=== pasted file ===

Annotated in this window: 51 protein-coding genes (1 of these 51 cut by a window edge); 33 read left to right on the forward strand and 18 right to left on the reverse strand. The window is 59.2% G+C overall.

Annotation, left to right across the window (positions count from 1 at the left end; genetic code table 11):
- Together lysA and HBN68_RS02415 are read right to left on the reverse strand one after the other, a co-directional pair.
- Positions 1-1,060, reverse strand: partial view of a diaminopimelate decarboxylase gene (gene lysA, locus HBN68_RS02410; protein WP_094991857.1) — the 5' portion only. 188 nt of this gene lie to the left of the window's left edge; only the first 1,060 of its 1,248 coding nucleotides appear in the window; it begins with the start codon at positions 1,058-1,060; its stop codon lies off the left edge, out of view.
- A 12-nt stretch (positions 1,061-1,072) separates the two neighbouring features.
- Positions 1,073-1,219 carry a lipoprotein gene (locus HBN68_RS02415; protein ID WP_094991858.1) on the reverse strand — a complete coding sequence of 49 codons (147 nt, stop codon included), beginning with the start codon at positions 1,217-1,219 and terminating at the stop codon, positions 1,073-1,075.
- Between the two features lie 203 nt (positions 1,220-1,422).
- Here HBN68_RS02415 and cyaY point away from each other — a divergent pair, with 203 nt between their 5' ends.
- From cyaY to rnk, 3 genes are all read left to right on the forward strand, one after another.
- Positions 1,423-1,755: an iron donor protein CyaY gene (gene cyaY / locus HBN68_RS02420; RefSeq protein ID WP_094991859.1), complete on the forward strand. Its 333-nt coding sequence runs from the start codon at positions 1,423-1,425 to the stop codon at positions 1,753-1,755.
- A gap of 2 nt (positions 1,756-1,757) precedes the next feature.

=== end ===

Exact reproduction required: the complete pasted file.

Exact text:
Annotated in this window: 51 protein-coding genes (1 of these 51 cut by a window edge); 33 read left to right on the forward strand and 18 right to left on the reverse strand. The window is 59.2% G+C overall.

Annotation, left to right across the window (positions count from 1 at the left end; genetic code table 11):
- Together lysA and HBN68_RS02415 are read right to left on the reverse strand one after the other, a co-directional pair.
- Positions 1-1,060, reverse strand: partial view of a diaminopimelate decarboxylase gene (gene lysA, locus HBN68_RS02410; protein WP_094991857.1) — the 5' portion only. 188 nt of this gene lie to the left of the window's left edge; only the first 1,060 of its 1,248 coding nucleotides appear in the window; it begins with the start codon at positions 1,058-1,060; its stop codon lies off the left edge, out of view.
- A 12-nt stretch (positions 1,061-1,072) separates the two neighbouring features.
- Positions 1,073-1,219 carry a lipoprotein gene (locus HBN68_RS02415; protein ID WP_094991858.1) on the reverse strand — a complete coding sequence of 49 codons (147 nt, stop codon included), beginning with the start codon at positions 1,217-1,219 and terminating at the stop codon, positions 1,073-1,075.
- Between the two features lie 203 nt (positions 1,220-1,422).
- Here HBN68_RS02415 and cyaY point away from each other — a divergent pair, with 203 nt between their 5' ends.
- From cyaY to rnk, 3 genes are all read left to right on the forward strand, one after another.
- Positions 1,423-1,755: an iron donor protein CyaY gene (gene cyaY / locus HBN68_RS02420; RefSeq protein ID WP_094991859.1), complete on the forward strand. Its 333-nt coding sequence runs from the start codon at positions 1,423-1,425 to the stop codon at positions 1,753-1,755.
- A gap of 2 nt (positions 1,756-1,757) precedes the next feature.